Despite the strict COVID-19 pandemic restrictions in Uganda, viral load testing and viral load suppression rates improved by 68% and 35% during the first lockdown, while mortality reduced by 25% among people living with HIV in the capital city, Kampala. These findings were reported yesterday by Dr Jonathan Izudi of Makerere University College of Health Sciences at the INTEREST 2022 conference, which is being held in Kampala.
Uganda enforced several restrictions to limit the spread of the pandemic with the first total lockdown announced in March 2020. Public and private transport was banned, mass gatherings prohibited, educational institutions and public entertainment facilities closed, and a national curfew imposed. These measures significantly affected the over 1.3 million adults living with HIV in the country.
In 2020, modelling studies of the COVID-19 pandemic’s impact on HIV estimated that interruptions in ART would have the largest effect on HIV-related mortality in Africa. For instance, a three-month interruption of ART supply in 13 African countries would have translated into a 35 to 131% rise in mortality during 2021.
Lillian Mworeko of the International community of women living with HIV in Uganda told the conference that because of restricted movement, individuals had to get a ‘special letter’ from the district commissioner to travel about and security officers could ask to see the pass at roadblocks. Because of widespread stigma, some people with HIV who sought HIV care at facilities kilometres away from where they live opted to go without treatment refills and remained at home.
Since interruptions in access to HIV medication can lead to treatment failure or drug resistance, Dr Izudi and colleagues evaluated the effect of the COVID-19 pandemic restrictions on outcomes of HIV care among people in Kampala living with HIV aged 15 years and older.
The study was carried out using observational data retrieved from six large HIV clinics in Kampala. Two cohorts were constructed from the data; a pre-pandemic comparison cohort from March 2018 to February 2019 that comprised people with HIV who had not experienced the COVID-19 restrictions, and an exposed cohort from June 2020 to June 2021 comprising people with HIV who experienced the restrictions. The study analysed data for 9,952 participants, with 5,094 (51%) in the exposed group. The overall mean age was 33 years.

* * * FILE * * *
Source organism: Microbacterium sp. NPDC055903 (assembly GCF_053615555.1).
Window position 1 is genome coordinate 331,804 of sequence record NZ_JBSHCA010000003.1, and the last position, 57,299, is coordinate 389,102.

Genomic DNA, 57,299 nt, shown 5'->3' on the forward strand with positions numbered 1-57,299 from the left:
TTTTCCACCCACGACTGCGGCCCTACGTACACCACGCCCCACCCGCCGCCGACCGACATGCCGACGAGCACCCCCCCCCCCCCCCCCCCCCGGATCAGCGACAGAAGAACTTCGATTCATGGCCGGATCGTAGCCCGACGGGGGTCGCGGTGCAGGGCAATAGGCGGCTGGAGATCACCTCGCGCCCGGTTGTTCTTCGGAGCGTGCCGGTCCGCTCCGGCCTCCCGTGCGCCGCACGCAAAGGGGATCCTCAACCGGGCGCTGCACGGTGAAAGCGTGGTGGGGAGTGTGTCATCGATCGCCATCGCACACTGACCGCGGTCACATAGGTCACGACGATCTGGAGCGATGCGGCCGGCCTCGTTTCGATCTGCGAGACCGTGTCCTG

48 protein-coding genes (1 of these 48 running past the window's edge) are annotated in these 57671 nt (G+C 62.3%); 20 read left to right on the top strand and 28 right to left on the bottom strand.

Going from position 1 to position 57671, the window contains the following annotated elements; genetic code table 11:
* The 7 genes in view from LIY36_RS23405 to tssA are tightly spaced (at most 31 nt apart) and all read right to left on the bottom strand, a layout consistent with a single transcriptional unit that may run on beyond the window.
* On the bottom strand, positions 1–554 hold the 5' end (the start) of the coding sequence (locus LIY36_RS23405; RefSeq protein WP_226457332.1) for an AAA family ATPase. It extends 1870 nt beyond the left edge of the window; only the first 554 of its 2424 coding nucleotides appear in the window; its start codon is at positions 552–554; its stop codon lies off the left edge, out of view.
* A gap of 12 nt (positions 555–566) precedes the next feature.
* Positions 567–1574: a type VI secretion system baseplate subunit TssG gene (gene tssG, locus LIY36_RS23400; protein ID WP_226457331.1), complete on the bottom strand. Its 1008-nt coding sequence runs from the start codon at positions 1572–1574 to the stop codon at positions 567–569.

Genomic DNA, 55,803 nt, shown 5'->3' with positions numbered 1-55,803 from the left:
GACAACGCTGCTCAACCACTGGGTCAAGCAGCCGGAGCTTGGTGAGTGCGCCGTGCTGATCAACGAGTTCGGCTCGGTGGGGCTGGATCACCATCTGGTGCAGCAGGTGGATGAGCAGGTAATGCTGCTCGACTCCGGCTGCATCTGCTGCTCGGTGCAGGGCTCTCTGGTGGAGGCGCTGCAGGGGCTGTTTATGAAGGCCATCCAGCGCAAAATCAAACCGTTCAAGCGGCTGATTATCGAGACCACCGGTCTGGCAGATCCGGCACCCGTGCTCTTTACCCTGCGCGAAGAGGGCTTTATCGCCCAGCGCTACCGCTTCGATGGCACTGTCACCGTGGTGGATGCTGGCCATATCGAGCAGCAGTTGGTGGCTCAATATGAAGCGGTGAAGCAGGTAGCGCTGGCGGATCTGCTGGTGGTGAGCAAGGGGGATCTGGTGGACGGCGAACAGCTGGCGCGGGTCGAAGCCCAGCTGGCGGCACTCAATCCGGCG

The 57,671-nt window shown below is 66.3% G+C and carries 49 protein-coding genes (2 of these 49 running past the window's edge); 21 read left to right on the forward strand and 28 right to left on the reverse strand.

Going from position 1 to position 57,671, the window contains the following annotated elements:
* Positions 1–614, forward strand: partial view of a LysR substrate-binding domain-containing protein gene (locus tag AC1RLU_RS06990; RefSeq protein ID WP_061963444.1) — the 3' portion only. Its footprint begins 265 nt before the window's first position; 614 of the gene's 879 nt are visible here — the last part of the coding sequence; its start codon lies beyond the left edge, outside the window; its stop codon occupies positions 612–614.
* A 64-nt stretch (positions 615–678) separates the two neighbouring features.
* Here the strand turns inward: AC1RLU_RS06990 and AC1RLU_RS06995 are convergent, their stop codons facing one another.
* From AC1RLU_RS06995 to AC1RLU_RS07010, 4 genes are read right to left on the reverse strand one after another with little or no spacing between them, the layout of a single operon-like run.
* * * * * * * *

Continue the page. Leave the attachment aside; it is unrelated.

Dr Izudi said the primary outcome was to determine retention, viral load testing, viral load suppression, and all-cause mortality outcomes. Patients exposed to restrictions had a 68% increase in viral load testing (odds ratio, 1.68; 95% CI, 1.59-1.78), and a 35% increase in viral load suppression (OR, 1.35; 95% CI, 1.11-1.63) than the comparison group. Mortality was also 25% lower (OR, 0.75; 95% CI, 0.64-0.88). However, compared to the control group, there was a 24% decrease in retention rates (OR, 0.76; 95% CI, 0.70-0.81) in the exposed group.
Dr Izudi explained that the low retention rates needed cautious interpretation, due to the effect of multi-month dispensing. He attributed the high rates of viral load testing and suppression to Ministry of Health guidelines for continuity of essential health services during lockdown, of which five protocols targeted HIV. Other factors were the expansion of dried blood spot specimen collections, the use of HIV services from nearby health facilities, integrated viral load testing within community-based ART distribution points, and community level innovations for distribution of ARVs.
Earlier at the conference, Dr Stephen Watiti of the National Forum of People Living with HIV/AIDS Networks in Uganda had explained how community distribution of drugs was successful in Uganda. Motorcycle taxis, courier services and peer ART delivery had been used for door-to-door distribution.
Speaking to aidsmap.com, Dr Izudi added that fear of COVID-19 could also have been a motivating factor: “People thought ‘if I have HIV and I’m not on medication and then get COVID, this will have dire consequences for my health, so let me ensure I’m taking my HIV drugs so that in case I get COVID, my body will be strong enough’”. He also expressed confidence that the high viral load and suppression rates were sustained up to 2022.
“These findings are attributable to new measures to ART delivery and the scale-up of existing ART delivery approaches by HIV control programmes”, Izudi concluded.
Izudi J et al. Effect of the COVID-19 Pandemic Restrictions on Outcomes of HIV Care Among Adults in Kampala City, Uganda. INTEREST Conference, abstract 1, 2022.